I think that ACADIA's drug could be huge, and there are two big pharma companies that may want to add this drug to their pipeline. Two of the companies that would consider buying out ACADIA are Pfizer (NYSE: PFE) and Merck (NYSE: MRK). I think both these companies need a new additional capital after suffering huge blows last year. 

Pfizer is having a lot of problems with the pipeline. Pfizer has a market cap of $236.7 billion, and the company has had sales of $57.6 billion over the last 12 months. Despite that, Pfizer needs a new blockbuster drug to keep its revenue in good shape. I think that Pfizer acquiring ACADIA Pharmaceuticals would be a good fit. 

One thing that I believe will push Pfizer to seek acquisitions is that the company is losing its patent on Lipitor. Lipitor is used to treat patients with Cholesterol problems. The patent for Lipitor expired on Nov. 30, 2012, and now, it seems that the company will need to find a new drug to bring in huge income once again. Lipitor, at its peak in 2010, earned Pfizer $10.7 billion. Pimavanserin being acquired, and being sold to millions of Parkinson's patients, could fill that gap. 

Merck has had some problems as well over the past few years. Merck, like Pfizer, is also facing intense competition from generic drug makers with its top selling drug losing its patent. Merck's drug, that went off patent in August last year, is called Singulair. Singulair is used to treat patients with asthma and allergies. So, what did the loss of Singular mean for the company? Well, Merck reported that in the last quarter of 2012, Singulair had lost 67% of its revenue, only making $480 million in sales. 

Merck also has been facing substantial problems with the FDA in getting pipeline drugs approved. In June last year, Merck had been seeking FDA approval for a drug that is used to treats patients with soft tissue sarcoma, known as Ridaforolimus. The FDA rejected the drug claiming that the efficacy was not enough to counter the severe side effects of the drug. For these reasons, I think that Merck needs to add something to its pipeline after its most recent failures to keep the company going. If ACADIA is acquired by Merck, it could be a huge boost in revenue.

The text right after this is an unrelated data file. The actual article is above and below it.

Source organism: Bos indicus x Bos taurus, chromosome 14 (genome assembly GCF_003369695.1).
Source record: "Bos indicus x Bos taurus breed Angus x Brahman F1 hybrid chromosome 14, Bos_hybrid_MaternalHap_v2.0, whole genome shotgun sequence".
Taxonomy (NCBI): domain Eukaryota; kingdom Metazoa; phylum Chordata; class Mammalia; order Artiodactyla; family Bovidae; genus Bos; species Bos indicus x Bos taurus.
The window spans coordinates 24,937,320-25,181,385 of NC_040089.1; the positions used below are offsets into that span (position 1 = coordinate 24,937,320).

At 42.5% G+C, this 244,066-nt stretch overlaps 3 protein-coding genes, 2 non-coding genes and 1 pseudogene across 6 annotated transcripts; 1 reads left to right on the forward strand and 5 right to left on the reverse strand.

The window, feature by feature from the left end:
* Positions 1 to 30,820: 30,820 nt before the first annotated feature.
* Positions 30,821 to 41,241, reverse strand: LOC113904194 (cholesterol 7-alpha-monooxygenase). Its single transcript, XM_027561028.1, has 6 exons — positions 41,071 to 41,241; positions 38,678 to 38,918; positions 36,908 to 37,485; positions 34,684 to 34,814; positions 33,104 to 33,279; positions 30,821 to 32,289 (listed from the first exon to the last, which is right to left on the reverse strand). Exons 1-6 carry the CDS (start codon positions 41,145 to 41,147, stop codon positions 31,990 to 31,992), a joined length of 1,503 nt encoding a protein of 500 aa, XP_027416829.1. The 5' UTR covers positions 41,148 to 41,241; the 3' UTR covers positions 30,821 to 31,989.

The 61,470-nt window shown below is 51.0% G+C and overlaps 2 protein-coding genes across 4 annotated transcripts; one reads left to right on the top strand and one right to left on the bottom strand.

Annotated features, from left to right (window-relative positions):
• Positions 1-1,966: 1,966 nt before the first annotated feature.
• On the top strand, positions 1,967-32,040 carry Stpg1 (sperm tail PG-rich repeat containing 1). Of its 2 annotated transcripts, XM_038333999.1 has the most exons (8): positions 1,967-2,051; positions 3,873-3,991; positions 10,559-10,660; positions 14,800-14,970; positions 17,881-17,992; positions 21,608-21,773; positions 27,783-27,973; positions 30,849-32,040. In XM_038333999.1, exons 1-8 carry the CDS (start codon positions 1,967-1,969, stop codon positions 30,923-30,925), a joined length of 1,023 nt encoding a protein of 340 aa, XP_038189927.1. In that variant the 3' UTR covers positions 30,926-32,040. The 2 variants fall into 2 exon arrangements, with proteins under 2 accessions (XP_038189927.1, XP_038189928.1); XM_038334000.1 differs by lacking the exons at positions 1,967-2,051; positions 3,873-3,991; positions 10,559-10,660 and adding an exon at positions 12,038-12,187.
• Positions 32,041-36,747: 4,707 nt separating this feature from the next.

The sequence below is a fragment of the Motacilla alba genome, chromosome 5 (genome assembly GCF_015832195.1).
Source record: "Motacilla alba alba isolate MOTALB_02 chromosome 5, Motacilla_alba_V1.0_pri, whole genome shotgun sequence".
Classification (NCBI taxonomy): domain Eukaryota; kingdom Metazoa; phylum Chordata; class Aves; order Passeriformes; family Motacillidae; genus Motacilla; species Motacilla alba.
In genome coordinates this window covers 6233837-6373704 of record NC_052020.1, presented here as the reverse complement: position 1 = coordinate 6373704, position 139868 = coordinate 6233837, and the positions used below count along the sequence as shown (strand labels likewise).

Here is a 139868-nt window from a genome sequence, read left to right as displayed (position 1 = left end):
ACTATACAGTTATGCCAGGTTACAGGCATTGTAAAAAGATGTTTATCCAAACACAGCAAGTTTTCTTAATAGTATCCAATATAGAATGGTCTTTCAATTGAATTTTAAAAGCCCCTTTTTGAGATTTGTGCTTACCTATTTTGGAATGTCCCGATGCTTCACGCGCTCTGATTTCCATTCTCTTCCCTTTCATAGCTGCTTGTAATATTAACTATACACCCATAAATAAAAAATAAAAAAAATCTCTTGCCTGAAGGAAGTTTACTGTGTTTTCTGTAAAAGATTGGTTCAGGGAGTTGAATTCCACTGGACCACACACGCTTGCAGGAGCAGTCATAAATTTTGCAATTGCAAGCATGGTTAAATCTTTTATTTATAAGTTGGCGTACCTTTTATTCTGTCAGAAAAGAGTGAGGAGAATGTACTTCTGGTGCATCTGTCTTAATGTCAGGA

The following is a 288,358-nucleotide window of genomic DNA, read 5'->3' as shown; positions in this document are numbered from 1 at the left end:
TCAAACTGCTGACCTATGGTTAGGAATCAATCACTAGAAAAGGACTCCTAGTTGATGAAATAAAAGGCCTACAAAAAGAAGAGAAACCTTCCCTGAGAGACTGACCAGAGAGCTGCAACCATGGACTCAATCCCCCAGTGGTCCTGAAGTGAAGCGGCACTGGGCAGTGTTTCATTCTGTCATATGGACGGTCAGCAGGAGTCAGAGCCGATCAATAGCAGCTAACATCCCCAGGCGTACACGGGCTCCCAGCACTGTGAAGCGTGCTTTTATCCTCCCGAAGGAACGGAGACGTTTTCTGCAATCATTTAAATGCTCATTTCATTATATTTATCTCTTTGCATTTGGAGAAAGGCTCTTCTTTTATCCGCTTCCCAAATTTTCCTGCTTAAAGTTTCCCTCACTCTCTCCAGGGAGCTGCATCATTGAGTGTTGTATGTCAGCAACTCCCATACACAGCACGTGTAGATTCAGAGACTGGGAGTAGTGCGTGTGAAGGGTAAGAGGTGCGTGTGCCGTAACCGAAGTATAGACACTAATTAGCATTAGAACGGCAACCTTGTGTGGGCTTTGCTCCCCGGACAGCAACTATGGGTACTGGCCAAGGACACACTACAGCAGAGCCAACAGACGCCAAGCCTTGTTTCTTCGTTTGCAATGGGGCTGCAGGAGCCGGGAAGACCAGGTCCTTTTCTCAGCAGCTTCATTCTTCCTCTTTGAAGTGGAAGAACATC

Final thoughts

ACADIA has released some amazing results for Parkinson's disease psychosis. With the huge amount of patients that can be treated with Pimavanserin, I don't doubt that some big pharma company will put a bid for ACADIA. Not only will they get Pimavanserin, but they will also obtain a pipeline of other drugs. As mentioned before, Pimavanserin can be expanded to Alzheimer's patients as well. This biotech is poised to rise higher in the coming months,and I would say that ACADIA is still a good long-term buy for investors who are patient enough to see its full potential. 

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Terry Chrisomalis has no position in any stocks mentioned. The Motley Fool has no position in any of the stocks mentioned. Try any of our Foolish newsletter services free for 30 days. We Fools may not all hold the same opinions, but we all believe that considering a diverse range of insights makes us better investors. The Motley Fool has a disclosure policy. Is this post wrong? Click here. Think you can do better? Join us and write your own!